Chaplain H. M. Turner
The following account of the rise of Rev. H. M. Turner to be the first black man commissioned a U.S. Army chaplain is from Harper’s Weekly, December 12, 1863 (author’s collection):
“We publish herewith a portrait of Rev. H. M. Turner, the first man of color ever commissioned a chaplain in the United States service.
“The Rev. H. M. Turner is a native of South Carolina, and is now near thirty-one years of age. He was born in the vicinity of Newberry Court House, grew up to a good-sized boy on the cotton fields with the slaves, and learned to read by his own efforts. His mother, marrying in Abbeville village, carried him there, where he waited on some lawyers, who became so much impressed with his talent, that, in defiance of the prohibition of the law, they took pleasure in instructing him. He would listen to them talk and speak, and then go in the woods and repeat what he had heard. Thus his mind developed, and in his seventeenth year he became a member of the Methodist church. He was licensed to preach in his twentieth year, and displayed such intelligence in his first sermon that he made quite a sensation. From this time forth he attracted great crowds wherever he went.
“Eventually his name became so well known that white churches were often thrown open to him of all denominations–a circumstance almost unknown, for the law of South Carolina strictly forbids colored men preaching. He traveled through Savannah (Georgia), Montgomery (Alabama), and Mobile, where he was known as the Negro Spurgeon, and every one, white and colored, was rife to see and hear him. After visiting nearly all the great Southern cities, he settled at St. Louis, Missouri, and joined the African Methodist Episcopal Church. Bishop Payne sent him to Baltimore city. In April, 1862, Bishop Payne again sent him to Washington city, to take charge of the large colored church known as the Israel Bethel Church. Here his reputation soon rose, and it was nothing strange last winter to see on Sunday evenings several Congressmen sitting about in the church. IN August, 1862, he delivered a sermon on the policy of organizing colored soldiers, which was published in the Washington Republican, and created some stir, and at first considerable opposition. He persevered, however, till he and others friendly to the move were allowed to commence to recruit the regiment of which he is now chaplain. He was commissioned chaplain on the 10th of last September, entered upon active service a few days afterward, and is now with his regiment on his way to Texas to reinforce the gallant army which is led by General Banks.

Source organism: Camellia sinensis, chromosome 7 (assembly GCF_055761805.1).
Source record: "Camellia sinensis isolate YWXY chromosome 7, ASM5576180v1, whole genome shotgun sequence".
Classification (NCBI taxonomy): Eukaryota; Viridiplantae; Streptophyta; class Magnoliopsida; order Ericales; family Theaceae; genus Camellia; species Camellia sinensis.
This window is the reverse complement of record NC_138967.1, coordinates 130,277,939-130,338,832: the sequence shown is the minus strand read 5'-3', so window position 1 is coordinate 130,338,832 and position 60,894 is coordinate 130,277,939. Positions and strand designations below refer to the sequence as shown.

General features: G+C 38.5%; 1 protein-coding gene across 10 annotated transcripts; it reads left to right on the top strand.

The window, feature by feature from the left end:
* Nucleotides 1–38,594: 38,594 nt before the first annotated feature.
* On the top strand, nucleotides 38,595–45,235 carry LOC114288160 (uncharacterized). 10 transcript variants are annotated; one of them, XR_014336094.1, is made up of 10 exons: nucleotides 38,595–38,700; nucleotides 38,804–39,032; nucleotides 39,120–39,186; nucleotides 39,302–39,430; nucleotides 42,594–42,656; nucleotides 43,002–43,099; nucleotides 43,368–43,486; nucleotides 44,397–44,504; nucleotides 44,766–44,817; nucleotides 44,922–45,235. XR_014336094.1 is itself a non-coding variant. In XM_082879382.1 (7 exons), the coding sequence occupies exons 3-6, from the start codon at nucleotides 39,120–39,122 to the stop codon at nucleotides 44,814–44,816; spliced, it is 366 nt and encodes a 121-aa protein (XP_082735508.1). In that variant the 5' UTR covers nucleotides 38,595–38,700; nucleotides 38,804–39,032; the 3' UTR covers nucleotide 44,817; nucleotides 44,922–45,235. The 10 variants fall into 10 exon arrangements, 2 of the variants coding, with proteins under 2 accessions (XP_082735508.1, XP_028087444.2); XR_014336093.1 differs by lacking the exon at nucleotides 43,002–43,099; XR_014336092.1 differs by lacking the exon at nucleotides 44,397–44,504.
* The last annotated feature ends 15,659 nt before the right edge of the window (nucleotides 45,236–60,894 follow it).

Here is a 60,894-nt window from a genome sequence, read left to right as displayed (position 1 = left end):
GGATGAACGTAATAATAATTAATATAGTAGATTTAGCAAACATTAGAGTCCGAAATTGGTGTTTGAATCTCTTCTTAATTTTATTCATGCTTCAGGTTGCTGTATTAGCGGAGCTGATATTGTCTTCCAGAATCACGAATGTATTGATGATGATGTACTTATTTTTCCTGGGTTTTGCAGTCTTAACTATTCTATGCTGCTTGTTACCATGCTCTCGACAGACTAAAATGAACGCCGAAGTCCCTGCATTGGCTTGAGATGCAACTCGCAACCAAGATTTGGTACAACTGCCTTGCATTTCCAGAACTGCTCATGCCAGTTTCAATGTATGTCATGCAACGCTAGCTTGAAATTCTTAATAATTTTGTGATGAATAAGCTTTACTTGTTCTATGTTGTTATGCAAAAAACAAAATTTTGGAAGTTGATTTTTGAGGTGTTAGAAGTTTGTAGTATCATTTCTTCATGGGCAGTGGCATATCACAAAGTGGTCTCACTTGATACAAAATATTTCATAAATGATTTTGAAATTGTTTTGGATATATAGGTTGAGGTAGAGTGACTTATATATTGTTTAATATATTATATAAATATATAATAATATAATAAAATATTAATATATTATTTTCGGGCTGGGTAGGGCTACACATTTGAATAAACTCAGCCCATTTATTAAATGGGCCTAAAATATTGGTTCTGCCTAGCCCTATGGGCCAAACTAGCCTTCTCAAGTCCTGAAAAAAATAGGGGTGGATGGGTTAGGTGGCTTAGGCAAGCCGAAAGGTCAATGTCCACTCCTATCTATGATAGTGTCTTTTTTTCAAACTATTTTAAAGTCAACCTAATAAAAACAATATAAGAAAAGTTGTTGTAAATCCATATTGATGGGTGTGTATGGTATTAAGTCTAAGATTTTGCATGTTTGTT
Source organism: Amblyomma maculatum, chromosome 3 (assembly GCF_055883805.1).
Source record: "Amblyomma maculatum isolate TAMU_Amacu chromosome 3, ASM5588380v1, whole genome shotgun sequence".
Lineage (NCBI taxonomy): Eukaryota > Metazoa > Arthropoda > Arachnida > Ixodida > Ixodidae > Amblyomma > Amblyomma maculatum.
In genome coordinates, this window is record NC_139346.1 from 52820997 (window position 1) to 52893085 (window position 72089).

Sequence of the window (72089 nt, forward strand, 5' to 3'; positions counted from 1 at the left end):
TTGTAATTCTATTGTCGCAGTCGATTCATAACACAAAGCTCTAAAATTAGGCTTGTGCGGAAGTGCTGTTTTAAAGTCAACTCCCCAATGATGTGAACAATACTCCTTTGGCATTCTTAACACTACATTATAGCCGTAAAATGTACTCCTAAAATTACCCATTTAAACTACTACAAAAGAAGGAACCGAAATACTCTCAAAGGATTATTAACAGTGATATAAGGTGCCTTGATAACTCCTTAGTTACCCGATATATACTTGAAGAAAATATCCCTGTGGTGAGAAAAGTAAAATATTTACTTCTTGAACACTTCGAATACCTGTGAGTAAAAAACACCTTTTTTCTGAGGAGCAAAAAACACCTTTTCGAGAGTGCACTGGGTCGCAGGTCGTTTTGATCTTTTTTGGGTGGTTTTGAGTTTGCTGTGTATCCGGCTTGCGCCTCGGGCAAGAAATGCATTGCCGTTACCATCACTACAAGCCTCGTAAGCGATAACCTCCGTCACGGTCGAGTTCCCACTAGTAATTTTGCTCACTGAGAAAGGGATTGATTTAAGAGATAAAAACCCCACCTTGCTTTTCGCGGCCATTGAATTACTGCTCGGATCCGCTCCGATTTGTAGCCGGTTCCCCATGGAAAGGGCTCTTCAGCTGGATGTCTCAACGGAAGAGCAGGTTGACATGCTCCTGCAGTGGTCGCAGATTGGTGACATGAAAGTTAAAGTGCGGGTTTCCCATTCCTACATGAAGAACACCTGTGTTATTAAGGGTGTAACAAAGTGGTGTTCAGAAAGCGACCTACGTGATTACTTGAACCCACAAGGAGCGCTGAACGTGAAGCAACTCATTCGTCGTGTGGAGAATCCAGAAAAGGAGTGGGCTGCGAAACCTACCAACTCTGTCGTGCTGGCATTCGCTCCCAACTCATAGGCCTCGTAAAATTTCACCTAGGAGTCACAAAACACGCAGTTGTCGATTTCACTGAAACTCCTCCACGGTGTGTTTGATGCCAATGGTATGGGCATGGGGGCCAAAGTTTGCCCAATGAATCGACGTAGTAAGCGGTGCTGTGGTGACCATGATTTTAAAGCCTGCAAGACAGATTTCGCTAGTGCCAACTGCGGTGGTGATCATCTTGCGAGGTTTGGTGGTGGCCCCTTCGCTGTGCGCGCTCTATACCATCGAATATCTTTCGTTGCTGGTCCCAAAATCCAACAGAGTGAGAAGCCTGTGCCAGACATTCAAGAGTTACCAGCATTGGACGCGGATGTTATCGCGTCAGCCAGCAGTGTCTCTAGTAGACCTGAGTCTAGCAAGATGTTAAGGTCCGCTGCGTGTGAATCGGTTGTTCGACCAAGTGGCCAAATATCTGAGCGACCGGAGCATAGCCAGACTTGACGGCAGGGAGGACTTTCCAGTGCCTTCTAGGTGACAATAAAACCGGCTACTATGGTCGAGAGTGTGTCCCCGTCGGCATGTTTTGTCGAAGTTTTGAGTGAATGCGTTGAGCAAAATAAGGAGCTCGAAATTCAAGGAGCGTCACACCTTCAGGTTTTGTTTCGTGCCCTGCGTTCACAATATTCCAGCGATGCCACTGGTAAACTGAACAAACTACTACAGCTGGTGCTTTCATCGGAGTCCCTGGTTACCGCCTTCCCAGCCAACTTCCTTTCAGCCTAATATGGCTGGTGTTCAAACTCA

“Mr. Turned is a man of great personal courage: he fears no man and nothing. In large assemblies he can command attention when few others could. His size is ordinary, with yellow complexion and very sharp features.”